The new semester is a little over a month away, and I have begun reflecting on whether I’d like to change certain teaching techniques from last year to this year. One of my main objectives as a professor is to foster a classroom environment where students feel free to disagree respectfully with each other and with me. One of the main ways to achieve this objective, I had believed, was to express my own personal opinions as little as possible.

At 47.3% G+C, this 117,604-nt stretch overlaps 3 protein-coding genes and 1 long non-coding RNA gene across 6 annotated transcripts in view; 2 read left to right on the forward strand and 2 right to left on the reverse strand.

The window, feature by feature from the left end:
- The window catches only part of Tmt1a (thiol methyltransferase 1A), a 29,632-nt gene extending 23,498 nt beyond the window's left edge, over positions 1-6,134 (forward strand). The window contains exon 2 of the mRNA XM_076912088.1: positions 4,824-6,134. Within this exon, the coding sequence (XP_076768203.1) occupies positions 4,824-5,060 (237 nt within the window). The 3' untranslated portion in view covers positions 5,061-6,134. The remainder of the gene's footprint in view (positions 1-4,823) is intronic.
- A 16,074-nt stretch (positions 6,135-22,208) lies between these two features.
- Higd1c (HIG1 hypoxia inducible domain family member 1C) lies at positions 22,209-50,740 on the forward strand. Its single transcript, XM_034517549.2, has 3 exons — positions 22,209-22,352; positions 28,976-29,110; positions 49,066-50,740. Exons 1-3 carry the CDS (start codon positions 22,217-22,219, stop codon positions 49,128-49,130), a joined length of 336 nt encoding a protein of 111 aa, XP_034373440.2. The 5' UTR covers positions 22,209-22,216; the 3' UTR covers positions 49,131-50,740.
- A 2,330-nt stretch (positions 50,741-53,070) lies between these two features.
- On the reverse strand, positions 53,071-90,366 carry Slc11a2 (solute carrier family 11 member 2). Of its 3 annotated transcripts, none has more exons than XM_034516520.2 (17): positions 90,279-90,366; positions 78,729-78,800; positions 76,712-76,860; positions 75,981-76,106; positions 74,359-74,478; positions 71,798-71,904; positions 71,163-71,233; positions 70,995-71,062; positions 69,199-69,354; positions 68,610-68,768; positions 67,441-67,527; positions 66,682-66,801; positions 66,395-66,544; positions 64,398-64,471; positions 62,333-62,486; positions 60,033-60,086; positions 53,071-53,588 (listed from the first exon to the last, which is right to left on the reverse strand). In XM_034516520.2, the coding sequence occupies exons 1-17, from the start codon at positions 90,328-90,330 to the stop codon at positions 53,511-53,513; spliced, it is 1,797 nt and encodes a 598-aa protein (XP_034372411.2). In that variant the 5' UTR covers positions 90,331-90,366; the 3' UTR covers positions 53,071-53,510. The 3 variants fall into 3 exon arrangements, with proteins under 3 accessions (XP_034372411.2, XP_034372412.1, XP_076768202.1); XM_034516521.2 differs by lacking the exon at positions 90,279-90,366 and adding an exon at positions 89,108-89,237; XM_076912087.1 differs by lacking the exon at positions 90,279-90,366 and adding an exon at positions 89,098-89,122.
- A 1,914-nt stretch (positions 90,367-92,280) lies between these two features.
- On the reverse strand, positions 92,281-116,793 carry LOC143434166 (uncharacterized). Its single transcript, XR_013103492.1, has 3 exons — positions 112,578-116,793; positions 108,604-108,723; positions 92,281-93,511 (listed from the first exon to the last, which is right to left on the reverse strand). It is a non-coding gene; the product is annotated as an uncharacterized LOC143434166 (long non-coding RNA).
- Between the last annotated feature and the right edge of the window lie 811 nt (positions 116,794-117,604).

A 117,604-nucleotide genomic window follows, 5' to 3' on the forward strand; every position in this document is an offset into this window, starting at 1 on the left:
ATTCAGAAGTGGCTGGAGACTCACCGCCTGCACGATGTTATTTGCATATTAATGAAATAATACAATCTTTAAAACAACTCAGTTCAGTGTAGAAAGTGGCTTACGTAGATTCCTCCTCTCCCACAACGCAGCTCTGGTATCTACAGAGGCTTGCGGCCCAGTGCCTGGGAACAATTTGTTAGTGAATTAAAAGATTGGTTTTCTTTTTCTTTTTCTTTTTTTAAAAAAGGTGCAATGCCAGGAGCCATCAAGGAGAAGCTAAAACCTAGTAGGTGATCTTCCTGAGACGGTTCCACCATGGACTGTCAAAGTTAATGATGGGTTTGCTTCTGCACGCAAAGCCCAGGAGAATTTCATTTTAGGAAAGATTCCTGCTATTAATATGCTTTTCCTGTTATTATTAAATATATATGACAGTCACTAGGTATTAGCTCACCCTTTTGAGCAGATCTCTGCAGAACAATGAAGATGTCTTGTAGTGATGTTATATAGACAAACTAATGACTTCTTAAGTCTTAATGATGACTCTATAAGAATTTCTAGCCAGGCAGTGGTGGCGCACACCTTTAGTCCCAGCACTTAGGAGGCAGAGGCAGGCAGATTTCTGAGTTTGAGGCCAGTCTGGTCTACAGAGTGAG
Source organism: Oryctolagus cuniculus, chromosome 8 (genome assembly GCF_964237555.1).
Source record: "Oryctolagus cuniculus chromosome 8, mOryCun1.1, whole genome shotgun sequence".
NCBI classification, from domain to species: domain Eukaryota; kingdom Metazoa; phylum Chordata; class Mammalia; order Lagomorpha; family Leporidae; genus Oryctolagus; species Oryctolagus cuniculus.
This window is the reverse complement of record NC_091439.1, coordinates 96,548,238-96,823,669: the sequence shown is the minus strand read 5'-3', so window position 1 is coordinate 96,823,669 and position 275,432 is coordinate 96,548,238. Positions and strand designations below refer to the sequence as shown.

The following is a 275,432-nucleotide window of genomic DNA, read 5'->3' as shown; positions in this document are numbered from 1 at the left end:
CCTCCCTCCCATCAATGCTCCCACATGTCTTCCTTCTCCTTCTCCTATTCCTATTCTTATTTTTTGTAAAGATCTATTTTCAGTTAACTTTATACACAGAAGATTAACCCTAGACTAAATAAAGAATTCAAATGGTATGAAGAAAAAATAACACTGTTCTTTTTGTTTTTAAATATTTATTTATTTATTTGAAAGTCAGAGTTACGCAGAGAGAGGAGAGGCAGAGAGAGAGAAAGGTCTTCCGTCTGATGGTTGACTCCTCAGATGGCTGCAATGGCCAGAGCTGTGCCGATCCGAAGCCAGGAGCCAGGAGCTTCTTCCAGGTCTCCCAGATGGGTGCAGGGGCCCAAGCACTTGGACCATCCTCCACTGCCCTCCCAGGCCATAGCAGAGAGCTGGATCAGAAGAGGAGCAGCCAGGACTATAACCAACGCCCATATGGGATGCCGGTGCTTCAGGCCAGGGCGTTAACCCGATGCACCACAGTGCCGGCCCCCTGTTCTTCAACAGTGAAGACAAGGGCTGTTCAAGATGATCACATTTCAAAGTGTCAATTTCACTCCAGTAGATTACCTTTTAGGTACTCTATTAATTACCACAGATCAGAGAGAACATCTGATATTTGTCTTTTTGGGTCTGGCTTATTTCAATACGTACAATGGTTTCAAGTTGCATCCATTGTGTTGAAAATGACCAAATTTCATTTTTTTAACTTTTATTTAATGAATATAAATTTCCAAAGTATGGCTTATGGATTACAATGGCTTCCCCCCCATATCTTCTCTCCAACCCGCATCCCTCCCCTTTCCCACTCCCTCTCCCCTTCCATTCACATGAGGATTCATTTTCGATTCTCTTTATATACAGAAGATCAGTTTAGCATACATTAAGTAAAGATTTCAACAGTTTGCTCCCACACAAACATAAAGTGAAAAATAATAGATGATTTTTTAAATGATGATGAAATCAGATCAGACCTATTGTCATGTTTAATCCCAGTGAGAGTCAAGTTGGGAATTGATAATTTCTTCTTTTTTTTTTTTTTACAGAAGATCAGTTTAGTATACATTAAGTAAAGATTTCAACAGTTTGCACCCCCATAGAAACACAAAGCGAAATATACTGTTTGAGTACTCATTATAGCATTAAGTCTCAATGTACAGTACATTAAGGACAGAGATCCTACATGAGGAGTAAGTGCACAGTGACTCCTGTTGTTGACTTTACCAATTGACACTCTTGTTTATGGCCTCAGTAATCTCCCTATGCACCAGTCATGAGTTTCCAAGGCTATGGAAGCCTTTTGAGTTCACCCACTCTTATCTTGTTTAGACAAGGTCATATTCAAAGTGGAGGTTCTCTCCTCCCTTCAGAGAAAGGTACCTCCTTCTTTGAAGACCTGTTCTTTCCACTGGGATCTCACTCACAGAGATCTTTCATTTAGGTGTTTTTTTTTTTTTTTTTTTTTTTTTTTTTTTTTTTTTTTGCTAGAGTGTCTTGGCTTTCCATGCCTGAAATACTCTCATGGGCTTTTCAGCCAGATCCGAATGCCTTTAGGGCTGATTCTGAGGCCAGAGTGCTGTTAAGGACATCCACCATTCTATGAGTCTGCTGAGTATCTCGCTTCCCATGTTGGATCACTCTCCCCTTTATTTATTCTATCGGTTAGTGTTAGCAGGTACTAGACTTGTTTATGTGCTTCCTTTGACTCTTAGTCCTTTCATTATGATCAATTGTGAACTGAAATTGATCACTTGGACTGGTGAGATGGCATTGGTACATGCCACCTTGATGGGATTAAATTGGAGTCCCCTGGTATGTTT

This proved to be a difficult task, especially when teaching Criminal Procedure. Criminal Procedure is designed around assertions of constitutional rights based in the Fourth, Fifth, and Sixth Amendments. The Court’s most impassioned (and possibly compelling) language usually focuses on fears of an oppressive government and the importance of privacy rights. From Katz to Miranda to Brown v. Mississippi, students are exposed to police abuses and the need to prevent them. Of course, the importance of effective law enforcement is also highlighted, and the goals of law enforcement and the protections of the Constitution are not always in tension, but the course is very individual-rights centric.